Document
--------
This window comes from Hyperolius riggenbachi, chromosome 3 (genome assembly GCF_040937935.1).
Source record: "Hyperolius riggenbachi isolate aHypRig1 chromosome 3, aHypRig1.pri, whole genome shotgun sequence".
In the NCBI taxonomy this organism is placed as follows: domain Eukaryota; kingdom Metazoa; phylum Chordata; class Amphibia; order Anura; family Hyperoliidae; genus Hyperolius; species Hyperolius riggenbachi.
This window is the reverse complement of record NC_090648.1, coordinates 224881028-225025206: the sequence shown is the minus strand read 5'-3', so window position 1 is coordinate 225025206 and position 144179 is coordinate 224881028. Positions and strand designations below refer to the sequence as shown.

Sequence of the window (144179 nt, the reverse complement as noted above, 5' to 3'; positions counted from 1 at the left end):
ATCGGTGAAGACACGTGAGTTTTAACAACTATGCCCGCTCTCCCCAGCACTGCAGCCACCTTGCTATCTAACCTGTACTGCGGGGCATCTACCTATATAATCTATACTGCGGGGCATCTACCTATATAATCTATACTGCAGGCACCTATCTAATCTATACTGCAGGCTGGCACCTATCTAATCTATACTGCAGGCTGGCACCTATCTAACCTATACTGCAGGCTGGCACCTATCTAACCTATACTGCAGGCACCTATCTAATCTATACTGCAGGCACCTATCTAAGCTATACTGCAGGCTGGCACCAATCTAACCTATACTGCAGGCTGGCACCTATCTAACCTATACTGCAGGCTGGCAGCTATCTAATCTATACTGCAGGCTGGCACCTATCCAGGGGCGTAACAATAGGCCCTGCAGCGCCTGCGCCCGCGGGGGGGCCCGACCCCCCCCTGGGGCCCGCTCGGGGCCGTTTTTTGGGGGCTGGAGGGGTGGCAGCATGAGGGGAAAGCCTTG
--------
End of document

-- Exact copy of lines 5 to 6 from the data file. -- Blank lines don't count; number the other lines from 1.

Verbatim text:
Sequence of the window (144179 nt, the reverse complement as noted above, 5' to 3'; positions counted from 1 at the left end):
ATCGGTGAAGACACGTGAGTTTTAACAACTATGCCCGCTCTCCCCAGCACTGCAGCCACCTTGCTATCTAACCTGTACTGCGGGGCATCTACCTATATAATCTATACTGCGGGGCATCTACCTATATAATCTATACTGCAGGCACCTATCTAATCTATACTGCAGGCTGGCACCTATCTAATCTATACTGCAGGCTGGCACCTATCTAACCTATACTGCAGGCTGGCACCTATCTAACCTATACTGCAGGCACCTATCTAATCTATACTGCAGGCACCTATCTAAGCTATACTGCAGGCTGGCACCAATCTAACCTATACTGCAGGCTGGCACCTATCTAACCTATACTGCAGGCTGGCAGCTATCTAATCTATACTGCAGGCTGGCACCTATCCAGGGGCGTAACAATAGGCCCTGCAGCGCCTGCGCCCGCGGGGGGGCCCGACCCCCCCCTGGGGCCCGCTCGGGGCCGTTTTTTGGGGGCTGGAGGGGTGGCAGCATGAGGGGAAAGCCTTG